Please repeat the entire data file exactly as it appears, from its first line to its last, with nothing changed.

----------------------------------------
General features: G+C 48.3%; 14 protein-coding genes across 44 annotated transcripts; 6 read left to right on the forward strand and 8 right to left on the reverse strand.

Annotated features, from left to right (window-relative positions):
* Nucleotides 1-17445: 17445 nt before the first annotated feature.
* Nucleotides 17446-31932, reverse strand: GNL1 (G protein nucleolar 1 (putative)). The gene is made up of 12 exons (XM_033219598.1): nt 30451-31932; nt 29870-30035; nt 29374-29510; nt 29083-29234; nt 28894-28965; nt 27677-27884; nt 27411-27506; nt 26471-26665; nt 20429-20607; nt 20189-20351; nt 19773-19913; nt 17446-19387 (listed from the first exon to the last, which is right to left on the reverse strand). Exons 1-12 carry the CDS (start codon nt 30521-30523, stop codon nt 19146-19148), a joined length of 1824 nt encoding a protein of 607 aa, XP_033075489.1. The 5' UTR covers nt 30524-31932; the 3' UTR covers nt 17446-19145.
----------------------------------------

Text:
General features: G+C 48.3%; 14 protein-coding genes across 44 annotated transcripts; 6 read left to right on the forward strand and 8 right to left on the reverse strand.

Annotated features, from left to right (window-relative positions):
* Nucleotides 1-17445: 17445 nt before the first annotated feature.
* Nucleotides 17446-31932, reverse strand: GNL1 (G protein nucleolar 1 (putative)). The gene is made up of 12 exons (XM_033219598.1): nt 30451-31932; nt 29870-30035; nt 29374-29510; nt 29083-29234; nt 28894-28965; nt 27677-27884; nt 27411-27506; nt 26471-26665; nt 20429-20607; nt 20189-20351; nt 19773-19913; nt 17446-19387 (listed from the first exon to the last, which is right to left on the reverse strand). Exons 1-12 carry the CDS (start codon nt 30521-30523, stop codon nt 19146-19148), a joined length of 1824 nt encoding a protein of 607 aa, XP_033075489.1. The 5' UTR covers nt 30524-31932; the 3' UTR covers nt 17446-19145.